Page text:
USA – -(Ammoland.com)- A new 24-minute documentary WAR IN THE WOODS: Raid to Reclamation has just been released by producer Rick Stewart of American Zealot Productions. ( www.americanzealotproductions.com )
In WAR IN THE WOODS: Raid to Reclamation, Rick Stewart and his crew take the viewer on missions with the Marijuana Enforcement Team (MET), a recently developed special operations tactical unit of California game wardens.
The MET introduces the viewer to a new world of outdoor public safety threats, egregious environmental crimes and widespread wildlife destruction. Throughout the documentary, the wardens show us the impact of marijuana cartel trespass cultivation operations the team has battled for the last three and a half years. Over that time period the team has gone on 583 missions, eradicated 2.1 million poisoned marijuana plants, arrested 745 armed felons, confiscated 433 illegal firearms, removed 335 tons of grow waste, fertilizers, toxic poisons and pesticides, removed 1.65 million feet (311 miles) of black plastic irrigation pipe and removed 614 illegal dams.
Also highlighted in the story is the team’s lifesaving K-9 Phebe, who has 114 physical apprehensions in the last three years and over 700 additional arrests on armed and dangerous felons over her 11 year career.
While California has the greatest number of illegal marijuana grows on state and federal wildlands, as of 2015 at least 21 states and 67 national forests have also reported finding large trespass marijuana grow sites tended by organized crime. In addition to dangers to recreationists, these grows also typically use large volumes of illegal pesticides and fertilizers that poison water sources and consume considerable water that would otherwise be used by farmers and wildlife.
Little wonder then that according to the FBI, game wardens are now seven times as likely to be assaulted with a deadly weapon as a police officer or deputy sheriff.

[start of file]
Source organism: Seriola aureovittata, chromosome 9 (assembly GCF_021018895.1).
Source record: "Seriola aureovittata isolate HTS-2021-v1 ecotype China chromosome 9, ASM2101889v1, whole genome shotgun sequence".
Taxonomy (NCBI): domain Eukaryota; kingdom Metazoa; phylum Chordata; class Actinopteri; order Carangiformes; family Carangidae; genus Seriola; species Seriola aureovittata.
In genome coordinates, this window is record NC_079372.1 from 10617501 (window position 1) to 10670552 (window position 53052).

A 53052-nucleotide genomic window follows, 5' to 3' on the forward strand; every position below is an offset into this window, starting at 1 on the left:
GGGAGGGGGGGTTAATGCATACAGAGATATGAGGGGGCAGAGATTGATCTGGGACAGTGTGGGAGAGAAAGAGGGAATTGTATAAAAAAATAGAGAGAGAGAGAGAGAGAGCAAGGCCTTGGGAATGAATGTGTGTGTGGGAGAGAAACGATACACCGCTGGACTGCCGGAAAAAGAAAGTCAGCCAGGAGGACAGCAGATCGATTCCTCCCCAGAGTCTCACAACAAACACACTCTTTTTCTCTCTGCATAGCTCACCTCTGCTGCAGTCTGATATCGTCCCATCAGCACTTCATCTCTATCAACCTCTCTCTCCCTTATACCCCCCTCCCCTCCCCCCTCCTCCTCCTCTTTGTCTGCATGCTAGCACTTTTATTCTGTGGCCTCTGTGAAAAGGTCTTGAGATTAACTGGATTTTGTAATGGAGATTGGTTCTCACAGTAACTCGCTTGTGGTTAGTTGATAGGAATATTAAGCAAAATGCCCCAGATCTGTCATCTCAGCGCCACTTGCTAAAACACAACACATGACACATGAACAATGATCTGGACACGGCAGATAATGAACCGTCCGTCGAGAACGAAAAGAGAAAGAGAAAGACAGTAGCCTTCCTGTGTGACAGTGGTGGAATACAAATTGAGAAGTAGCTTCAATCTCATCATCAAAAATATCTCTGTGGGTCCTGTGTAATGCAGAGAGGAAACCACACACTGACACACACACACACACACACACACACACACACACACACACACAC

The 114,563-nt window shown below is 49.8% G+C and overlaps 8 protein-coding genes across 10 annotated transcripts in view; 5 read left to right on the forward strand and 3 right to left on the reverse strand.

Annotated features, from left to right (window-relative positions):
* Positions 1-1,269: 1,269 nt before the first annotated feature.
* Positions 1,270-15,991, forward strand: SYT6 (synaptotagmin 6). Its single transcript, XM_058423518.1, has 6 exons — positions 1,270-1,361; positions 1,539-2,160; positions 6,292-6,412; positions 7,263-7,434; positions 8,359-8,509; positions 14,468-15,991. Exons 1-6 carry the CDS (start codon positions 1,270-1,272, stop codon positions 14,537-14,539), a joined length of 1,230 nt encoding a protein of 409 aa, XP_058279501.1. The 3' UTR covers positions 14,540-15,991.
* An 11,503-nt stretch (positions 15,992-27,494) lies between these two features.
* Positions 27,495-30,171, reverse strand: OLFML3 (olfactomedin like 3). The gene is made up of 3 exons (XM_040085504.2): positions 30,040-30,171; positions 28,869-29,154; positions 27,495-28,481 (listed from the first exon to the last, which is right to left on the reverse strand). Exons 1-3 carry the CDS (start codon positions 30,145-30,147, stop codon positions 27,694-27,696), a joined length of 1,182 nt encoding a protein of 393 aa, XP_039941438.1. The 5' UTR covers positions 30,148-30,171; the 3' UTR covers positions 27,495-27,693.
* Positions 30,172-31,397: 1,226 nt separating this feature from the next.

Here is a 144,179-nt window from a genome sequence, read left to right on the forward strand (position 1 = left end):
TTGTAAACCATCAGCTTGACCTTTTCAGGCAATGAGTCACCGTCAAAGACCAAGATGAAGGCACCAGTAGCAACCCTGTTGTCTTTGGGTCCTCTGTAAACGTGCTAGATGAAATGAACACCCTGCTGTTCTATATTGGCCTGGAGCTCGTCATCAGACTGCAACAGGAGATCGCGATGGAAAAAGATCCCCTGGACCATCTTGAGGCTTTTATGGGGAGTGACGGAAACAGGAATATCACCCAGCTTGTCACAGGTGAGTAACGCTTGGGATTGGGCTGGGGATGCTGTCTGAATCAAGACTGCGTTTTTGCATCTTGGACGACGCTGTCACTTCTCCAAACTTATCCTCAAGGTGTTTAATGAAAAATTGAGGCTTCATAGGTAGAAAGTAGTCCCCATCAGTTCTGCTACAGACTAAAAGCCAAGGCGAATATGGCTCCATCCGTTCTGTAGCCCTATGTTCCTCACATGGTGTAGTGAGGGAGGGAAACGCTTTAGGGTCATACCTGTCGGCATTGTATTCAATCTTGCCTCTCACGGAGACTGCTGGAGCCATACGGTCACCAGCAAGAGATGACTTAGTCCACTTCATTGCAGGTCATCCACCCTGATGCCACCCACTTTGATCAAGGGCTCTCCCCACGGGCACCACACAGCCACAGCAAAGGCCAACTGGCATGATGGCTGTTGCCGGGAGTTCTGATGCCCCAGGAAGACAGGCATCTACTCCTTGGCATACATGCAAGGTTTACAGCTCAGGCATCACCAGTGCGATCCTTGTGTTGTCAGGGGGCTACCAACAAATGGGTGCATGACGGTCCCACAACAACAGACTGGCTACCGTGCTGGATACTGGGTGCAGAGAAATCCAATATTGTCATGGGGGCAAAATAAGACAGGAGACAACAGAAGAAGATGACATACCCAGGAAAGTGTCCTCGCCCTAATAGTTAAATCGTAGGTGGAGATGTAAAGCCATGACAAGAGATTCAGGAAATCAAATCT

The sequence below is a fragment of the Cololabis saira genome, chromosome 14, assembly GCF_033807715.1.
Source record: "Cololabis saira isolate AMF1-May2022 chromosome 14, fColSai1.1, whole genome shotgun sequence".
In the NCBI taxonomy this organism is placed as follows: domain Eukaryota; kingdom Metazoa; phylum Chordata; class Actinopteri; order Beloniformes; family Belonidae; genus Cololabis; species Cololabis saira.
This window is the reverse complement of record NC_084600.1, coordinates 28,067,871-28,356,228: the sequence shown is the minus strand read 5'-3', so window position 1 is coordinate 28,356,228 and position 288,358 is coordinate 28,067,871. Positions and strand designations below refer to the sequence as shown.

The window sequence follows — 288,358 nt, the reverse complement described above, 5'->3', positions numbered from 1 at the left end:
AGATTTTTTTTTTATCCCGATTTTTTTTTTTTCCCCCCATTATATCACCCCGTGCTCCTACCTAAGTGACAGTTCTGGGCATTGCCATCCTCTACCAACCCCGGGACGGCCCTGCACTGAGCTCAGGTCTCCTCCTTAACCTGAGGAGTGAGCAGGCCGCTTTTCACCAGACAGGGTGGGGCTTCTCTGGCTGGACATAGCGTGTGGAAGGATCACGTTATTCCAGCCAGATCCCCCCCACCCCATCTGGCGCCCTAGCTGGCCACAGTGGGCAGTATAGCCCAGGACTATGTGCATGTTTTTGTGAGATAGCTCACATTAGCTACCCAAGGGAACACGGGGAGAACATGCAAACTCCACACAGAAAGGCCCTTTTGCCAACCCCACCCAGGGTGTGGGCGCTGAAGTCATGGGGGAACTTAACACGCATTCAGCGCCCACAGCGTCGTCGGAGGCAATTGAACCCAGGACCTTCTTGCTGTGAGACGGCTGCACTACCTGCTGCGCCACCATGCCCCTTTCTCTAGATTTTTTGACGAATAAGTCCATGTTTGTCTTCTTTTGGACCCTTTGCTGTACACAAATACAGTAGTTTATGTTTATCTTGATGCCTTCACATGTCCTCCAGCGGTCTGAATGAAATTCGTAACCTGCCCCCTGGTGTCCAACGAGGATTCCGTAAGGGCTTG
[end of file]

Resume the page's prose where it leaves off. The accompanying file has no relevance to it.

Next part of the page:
Besides the 6.5 million NRA members who will have access to it on NRA TV, the documentary will also launch worldwide on Apple TV and Sportsman Channel. The film is the second in a two part documentary series that was inspired by the non-fiction book, WAR IN THE WOODS: Combating The Marijuana Cartels On America’s Pubic Lands by Lt. John Nores Jr. and James A. Swan, Ph.D. The book has been endorsed by Gen. Barry McCaffrey, Congressman Jared Huffman, and editor/publisher of the Outdoor Wire Jim Shepherd.
The situation in California is not unique for law enforcement protection for wildlands. There are fewer US Fish and Wildlife Service Special Agents, about 250, than there are whooping cranes — about 340. Numbers of all state and federal conservation officers on wildlands are declining.
A decade ago there were nearly 1000 Forest Service Law Enforcement Officers (LEO’s), today there are 550 to cover all the nation’s National Forests. The Bureau of Land Management is responsible for managing more land than any other federal conservation agency and yet there are only 300 BLM law enforcement officers. There are 1500 Rangers for all the US Army Corps of Engineers made-made lakes and recreation areas for the entire US, and in most cases they do not carry firearms. In 2005 there were 1548 National Park Service Rangers. By 2014, there were 1,322 and less than 400 seasonal rangers.
Right now there are approximately 7,000 state game wardens for the entire US; about as many men and women as the New York City Police Department deploys on Times Square at New Year’s Eve.
Fewer officers and more crime means that it’s increasingly dangerous to be a wildlands law enforcement officer. National Park Rangers and Forest Service Rangers have become the federal law enforcement officers most likely to be assaulted in the line of duty. For example, PEER, (Public Employees for Environmental Responsibility) reports that there were 34 incidents involving attacks on US park rangers in 1995, but by 2005 there were 477 – a 13-fold increase.
According to PEER, in 2012 reported assault incidents rose more than 40% in wildlife refuges and in areas patrolled by the U.S. Park Police, and by more than 12% in national parks, and many assaults were not reported in final tolls. And according to the FBI, game wardens are now seven times as likely to be assaulted with a deadly weapon as a police officer or deputy sheriff.